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11 months ago

2013 Annual Report

  • Text
  • Andel
  • Institute
  • Michigan
  • Rapids
  • Kathleen
  • Patricia
  • Treatments
  • Devos
  • Biology
  • Steensma
  • Vai.org

50 % 50% of people with

50 % 50% of people with aneurysmal bone cysts are children. 11 GIVE TODAY AT VAI.ORG/GIVE Dr. Matt Steensma and Nathaniel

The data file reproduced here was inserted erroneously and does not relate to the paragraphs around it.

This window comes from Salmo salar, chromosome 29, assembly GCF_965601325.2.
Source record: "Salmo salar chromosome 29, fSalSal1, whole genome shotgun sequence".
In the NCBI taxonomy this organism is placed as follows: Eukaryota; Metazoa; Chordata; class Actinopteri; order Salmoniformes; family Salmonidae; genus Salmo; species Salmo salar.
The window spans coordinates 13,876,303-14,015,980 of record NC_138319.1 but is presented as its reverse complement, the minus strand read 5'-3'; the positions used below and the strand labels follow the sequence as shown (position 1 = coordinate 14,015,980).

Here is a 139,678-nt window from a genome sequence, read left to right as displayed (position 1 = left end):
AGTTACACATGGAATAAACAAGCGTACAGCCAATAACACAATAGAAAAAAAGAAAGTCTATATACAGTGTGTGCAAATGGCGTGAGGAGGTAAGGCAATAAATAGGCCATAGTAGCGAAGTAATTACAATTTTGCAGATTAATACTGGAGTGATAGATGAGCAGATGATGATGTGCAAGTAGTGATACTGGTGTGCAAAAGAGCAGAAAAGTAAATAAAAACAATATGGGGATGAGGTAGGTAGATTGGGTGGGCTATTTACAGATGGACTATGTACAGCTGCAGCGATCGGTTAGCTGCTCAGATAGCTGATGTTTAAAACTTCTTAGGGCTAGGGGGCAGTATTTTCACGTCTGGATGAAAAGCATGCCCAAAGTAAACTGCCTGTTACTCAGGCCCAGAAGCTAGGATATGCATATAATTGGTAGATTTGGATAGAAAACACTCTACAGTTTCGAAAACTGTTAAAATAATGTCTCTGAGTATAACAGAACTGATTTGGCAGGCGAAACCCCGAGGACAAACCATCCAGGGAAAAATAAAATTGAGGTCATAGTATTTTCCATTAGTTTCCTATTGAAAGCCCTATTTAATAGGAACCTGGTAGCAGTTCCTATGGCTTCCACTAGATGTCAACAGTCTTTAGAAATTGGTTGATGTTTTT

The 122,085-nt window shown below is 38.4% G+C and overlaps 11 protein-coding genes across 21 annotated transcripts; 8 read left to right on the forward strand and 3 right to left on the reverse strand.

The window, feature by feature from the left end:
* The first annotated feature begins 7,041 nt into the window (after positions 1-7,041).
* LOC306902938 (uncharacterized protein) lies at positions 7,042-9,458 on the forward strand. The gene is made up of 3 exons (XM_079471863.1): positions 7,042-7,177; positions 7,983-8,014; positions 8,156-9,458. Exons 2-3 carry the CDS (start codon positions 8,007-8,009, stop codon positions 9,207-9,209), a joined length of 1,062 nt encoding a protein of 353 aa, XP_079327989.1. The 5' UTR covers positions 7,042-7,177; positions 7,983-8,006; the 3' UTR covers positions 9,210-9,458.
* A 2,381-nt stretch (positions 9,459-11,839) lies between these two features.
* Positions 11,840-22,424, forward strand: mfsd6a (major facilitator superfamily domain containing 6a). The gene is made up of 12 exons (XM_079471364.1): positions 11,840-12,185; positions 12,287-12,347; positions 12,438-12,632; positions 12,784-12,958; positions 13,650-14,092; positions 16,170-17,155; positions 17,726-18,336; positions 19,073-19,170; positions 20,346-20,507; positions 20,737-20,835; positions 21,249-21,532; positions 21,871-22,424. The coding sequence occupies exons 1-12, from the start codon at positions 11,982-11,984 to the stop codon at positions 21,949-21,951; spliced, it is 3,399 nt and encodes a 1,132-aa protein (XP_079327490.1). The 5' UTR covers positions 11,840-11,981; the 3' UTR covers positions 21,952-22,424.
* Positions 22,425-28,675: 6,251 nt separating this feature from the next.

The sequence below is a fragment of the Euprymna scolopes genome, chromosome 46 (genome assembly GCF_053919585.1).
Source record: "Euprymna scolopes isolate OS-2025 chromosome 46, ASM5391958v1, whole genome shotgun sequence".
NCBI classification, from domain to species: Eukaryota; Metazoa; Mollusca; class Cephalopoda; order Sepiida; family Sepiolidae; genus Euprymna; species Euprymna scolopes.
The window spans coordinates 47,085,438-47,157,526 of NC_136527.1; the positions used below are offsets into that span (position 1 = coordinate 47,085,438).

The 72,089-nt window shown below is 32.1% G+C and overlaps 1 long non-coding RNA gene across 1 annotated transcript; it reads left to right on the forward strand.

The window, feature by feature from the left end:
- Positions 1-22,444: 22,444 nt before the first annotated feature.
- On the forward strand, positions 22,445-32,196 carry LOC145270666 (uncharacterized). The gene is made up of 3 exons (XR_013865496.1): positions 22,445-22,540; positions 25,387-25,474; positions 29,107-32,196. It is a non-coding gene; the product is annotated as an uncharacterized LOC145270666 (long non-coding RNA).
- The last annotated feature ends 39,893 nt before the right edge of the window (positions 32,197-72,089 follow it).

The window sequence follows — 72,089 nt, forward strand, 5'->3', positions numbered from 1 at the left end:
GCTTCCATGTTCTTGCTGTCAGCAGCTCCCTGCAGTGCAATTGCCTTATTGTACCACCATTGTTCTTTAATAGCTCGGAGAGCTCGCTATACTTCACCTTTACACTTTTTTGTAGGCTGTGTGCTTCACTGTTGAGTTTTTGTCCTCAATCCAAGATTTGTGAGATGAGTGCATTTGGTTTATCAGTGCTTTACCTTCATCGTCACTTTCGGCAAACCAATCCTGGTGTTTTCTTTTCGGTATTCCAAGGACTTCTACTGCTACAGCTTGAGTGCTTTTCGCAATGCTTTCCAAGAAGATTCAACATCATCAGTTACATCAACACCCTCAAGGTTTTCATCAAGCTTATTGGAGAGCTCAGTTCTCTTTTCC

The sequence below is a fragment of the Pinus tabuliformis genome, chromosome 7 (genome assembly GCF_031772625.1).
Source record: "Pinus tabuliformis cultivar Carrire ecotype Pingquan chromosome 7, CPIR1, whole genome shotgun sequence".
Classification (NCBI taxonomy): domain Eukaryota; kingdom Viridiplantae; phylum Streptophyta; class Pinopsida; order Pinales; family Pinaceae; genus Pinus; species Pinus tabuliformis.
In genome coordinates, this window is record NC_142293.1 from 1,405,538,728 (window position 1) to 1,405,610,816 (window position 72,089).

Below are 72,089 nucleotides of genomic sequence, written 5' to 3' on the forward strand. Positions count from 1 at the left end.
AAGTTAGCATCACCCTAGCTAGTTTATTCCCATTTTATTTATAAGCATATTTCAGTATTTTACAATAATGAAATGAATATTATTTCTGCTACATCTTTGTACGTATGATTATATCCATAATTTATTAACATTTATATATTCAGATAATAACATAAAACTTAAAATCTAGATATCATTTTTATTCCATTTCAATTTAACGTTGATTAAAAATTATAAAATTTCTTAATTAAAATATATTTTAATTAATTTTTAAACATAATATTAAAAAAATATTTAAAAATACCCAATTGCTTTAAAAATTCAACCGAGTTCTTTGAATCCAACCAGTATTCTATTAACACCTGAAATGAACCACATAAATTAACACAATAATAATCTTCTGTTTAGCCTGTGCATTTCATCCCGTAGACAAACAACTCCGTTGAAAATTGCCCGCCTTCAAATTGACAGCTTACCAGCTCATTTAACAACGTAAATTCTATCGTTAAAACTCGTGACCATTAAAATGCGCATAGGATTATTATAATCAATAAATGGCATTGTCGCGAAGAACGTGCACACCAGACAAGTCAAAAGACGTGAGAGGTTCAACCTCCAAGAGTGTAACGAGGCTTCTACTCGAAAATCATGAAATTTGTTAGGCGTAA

Center for Skeletal Disease and Tumor Metastasis Coming Together for Nathaniel Nathaniel is a spirited five-year-old who was referred to Dr. Matt Steensma, an Assistant Professor at Van Andel Institute’s Center for Skeletal Disease Research, who oversees the Institute’s Laboratory of Musculoskeletal Oncology. Steensma is also an orthopedic oncological surgeon with Spectrum Health Medical Group who practices at Helen DeVos Children’s Hospital and maintains a position at Michigan State University College of Human Medicine. Following an MRI and biopsy, Steensma discovered Nathaniel had an aneurysmal bone cyst – an aggressive, bone-eating tumor. Although not cancerous, the tumor was damaging bone, causing pain and making it difficult for Nathaniel to walk. Because of the tumor’s location, surgery was not an option. “This was one of the most severe cases of an aneurysmal bone cyst in a child,” Steensma said. “When these tumors occur on the spine, they can be very difficult to treat because of the anatomy that’s around them.” Steensma scoured literature trying to find an effective treatment and discovered an FDA approved treatment for a related tumor. This therapy targets a protein called RANK ligand (RANKL), and he found significant evidence that aneurysmal bone cysts also contain the protein RANKL. He decided repurposing this therapy might benefit his patient. With oversight by Dr. Deanna Mitchell, a pediatric oncologist at Helen DeVos Children’s Hospital, Nathaniel was placed on a monthly regimen that entailed a simple injection beneath the skin. In two months, his pain was almost completely gone, and he was able to walk without difficulty. “Nathaniel has had a dramatic response with this drug, and it’s been sustained more than a year with minimal side effects,” Steensma said. “We are delighted. It was a much better treatment than surgery.” In order to determine if this therapy would benefit other patients with similar tumors, Steensma had to return to his lab at Van Andel Institute. “I was able to look at VAI’s banked samples of aneurysmal bone cysts and demonstrate that RANKL is expressed highly in these specific tumors, which suggests that other bone cysts like Nathaniel’s can be treated similarly,” Steensma said. Steensma is proud that his clinical team at Helen DeVos Children’s Hospital and the research team at Van Andel Institute played a significant role in changing Nathaniel’s life, with the potential to benefit others around the world. Van Andel Institute researchers like Dr. Matt Steensma have the potential to impact more patients around the world with your help. A Shared Purpose A collaborative research environment, such as the one found at Van Andel Institute, accelerates the speed at which discoveries can benefit patients. This focus allows researchers and clinicians to work in bold, innovative ways. Van Andel Institute researchers have the potential to impact more patients around the world with your help. Your gift significantly aids the fight against disease by funding special projects and purchasing state-of-the-art equipment to help individuals like Nathaniel. Every donation speeds the rate scientists are able to put innovative new treatments into patients’ hands. Support the innovative work at Van Andel Research Institute by giving today at vai.org/give. “It’s incredibly engaging and stimulating work,” Steensma said. “I can see firsthand our clinical research results, and that’s really what I love about my job.” key discoveries Prostate Cancer Van Andel Institute scientists are working to further understand a key signaling pathway that may provide more effective treatments for patients whose prostate cancer has spread to their bones. Currently, there is no curative treatment and few dependable palliative options once the cancer moves to the skeleton. Osteoarthritis Scientists in Van Andel Institute’s Center for Skeletal Disease and Tumor Metastasis have shown that a mutation of the Lrp6 gene can lead to severe osteoarthritis and further clarifies the roles of the Lrp6 and Lrp5 genes in bone stability. By using a genetic model, Van Andel Institute scientists were able to ascertain a clear link between the genes and the cells responsible for the formation of bone. Osteoarthritis Research initiated in Van Andel Institute’s Center for Cancer and Cell Biology and continued with colleagues in the Center for Skeletal Disease and Tumor Metastasis has linked a deficiency of Mig-6, a gene associated with joint stability, to osteoarthritis development and the regulation of cartilage cells. This work could lead to disease-modifying treatments for osteoarthritis, which is the most common form of joint disease in humans. Center for Skeletal Disease and Tumor Metastasis van andel research institute 12

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